Yuzu Bath for the Winter Solstice

This Friday the 21st is the Winter Solstice, and I just discovered that in Japan they traditionally take a hot bath with Yuzu fruits on the Solstice (called TO-JI in Japan).  Yuzu is a cold hardy Japanese citrus fruit, and looks like a small orange with a scent similar – but of course not quite the same – to a mix of grapefruit and mandarin.  The essential oil of Yuzu is especially valued because although it is a top note, it has unique ‘staying’ power and does not dry out as quickly as other top notes.  Like many citrus oils, Yuzu essential oil is emotionally uplifting, which makes it perfectly suited for a bath on the darkest day of the year.  It also has strong antibacterial properties.  The Yuzu bath, called Yuzuyu, is said to ward off winter colds and sickness and bring a general sense of well-being.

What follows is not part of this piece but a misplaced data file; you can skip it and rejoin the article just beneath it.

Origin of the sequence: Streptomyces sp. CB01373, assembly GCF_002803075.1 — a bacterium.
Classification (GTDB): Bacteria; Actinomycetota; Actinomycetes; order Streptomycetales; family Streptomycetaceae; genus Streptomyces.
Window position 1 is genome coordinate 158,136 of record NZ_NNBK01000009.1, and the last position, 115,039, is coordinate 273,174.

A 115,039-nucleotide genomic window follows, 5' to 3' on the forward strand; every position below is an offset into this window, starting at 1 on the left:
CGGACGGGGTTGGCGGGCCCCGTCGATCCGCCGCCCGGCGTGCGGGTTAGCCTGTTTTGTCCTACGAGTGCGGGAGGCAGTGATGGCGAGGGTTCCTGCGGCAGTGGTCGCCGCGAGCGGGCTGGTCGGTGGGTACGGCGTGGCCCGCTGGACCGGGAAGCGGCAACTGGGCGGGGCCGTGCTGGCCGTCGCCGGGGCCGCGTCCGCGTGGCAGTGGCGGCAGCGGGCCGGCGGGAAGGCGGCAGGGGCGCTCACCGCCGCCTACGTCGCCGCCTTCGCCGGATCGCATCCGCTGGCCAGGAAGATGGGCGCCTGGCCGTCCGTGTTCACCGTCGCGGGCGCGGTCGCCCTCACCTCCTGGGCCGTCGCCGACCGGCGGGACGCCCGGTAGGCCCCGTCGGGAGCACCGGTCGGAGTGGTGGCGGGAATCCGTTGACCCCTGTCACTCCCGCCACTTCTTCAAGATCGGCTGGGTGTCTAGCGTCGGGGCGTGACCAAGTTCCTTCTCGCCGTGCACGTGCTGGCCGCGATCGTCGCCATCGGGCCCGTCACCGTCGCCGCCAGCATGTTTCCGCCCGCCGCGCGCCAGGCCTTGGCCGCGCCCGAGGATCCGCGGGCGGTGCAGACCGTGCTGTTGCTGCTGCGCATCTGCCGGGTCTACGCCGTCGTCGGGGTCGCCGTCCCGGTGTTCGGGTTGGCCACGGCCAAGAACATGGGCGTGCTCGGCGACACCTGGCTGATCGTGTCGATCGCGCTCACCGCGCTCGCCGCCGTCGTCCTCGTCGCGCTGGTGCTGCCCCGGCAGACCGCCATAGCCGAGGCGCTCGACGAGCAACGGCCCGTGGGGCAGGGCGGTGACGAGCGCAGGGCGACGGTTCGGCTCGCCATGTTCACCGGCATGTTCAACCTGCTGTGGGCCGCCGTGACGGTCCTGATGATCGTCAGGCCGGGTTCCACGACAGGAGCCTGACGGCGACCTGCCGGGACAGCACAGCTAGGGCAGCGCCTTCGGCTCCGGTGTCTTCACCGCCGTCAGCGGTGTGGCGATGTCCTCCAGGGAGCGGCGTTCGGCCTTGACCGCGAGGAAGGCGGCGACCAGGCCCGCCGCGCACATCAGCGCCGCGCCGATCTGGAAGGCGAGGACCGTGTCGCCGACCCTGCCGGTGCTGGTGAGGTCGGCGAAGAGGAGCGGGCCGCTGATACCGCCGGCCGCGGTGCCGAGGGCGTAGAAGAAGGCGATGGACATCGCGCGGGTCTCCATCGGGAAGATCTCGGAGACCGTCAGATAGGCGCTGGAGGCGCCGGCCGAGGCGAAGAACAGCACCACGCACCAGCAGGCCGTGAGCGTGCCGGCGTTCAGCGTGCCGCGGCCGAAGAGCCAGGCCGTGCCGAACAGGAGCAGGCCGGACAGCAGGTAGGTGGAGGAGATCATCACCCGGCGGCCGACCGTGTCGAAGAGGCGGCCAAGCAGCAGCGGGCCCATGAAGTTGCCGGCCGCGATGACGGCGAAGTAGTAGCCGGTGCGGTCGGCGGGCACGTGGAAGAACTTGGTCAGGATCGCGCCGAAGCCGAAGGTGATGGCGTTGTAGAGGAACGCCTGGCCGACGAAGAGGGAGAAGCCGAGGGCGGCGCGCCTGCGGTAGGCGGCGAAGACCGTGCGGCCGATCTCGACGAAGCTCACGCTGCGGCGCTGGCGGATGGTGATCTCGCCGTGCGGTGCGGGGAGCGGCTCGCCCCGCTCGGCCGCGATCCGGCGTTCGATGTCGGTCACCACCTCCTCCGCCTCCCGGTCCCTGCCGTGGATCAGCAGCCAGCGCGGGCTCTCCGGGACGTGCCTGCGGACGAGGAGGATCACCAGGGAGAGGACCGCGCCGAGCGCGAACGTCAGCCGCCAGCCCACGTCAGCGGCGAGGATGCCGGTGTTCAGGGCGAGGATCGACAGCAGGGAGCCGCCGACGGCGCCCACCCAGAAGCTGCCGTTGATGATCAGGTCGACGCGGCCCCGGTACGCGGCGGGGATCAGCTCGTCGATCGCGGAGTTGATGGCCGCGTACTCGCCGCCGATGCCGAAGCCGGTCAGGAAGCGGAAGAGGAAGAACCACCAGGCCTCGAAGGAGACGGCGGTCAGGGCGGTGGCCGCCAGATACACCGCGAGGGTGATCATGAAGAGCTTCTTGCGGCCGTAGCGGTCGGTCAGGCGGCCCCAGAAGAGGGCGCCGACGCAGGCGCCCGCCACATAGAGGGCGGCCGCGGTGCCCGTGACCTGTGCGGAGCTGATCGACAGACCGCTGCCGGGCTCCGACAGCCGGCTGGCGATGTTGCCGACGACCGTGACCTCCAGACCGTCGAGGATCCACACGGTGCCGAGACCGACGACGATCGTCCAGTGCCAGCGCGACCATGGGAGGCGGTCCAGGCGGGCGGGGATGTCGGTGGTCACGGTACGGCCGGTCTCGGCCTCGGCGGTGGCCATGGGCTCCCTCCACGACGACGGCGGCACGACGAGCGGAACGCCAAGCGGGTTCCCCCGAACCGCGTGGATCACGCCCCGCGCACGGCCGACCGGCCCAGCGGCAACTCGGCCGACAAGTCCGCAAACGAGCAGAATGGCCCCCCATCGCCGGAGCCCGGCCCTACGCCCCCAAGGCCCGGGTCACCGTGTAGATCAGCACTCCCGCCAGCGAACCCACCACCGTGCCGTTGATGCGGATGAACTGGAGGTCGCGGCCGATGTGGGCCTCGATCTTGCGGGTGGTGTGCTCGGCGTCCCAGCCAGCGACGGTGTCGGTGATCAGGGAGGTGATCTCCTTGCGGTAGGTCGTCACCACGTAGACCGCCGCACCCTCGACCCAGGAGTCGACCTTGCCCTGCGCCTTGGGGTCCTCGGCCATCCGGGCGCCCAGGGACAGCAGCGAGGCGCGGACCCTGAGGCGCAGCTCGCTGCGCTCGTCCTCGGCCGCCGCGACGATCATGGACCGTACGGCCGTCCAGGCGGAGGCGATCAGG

Hot springs and public baths put the whole fruit in the water on the Solstice, sometimes squeezing them to release their juices.  The pictures I’ve been finding of bright fruits bobbing in the water are wonderfully fun and appealing this time of year.

Interestingly, my ‘Winter in Seattle‘ blend of bath salts seems to be very similar in spirit to the Yuzu Bath.  The blend of citrus essential oils have strong emotionally uplifting qualities, but I also added the the base notes of fir and cedarwood, which are emotionally grounding.  It’s sort of the Pacific Northwest version of the Yuzu bath, and I’ll be incorporating it into my Winter Solstice celebrations this Friday.

Other Japanese customs for the Solstice include eating pumpkin and walking through fire.  I’m just incorporating the bath this year though.  Maybe I can explore walking through fire next year?

Do you have any traditions for celebrating the Solstice?

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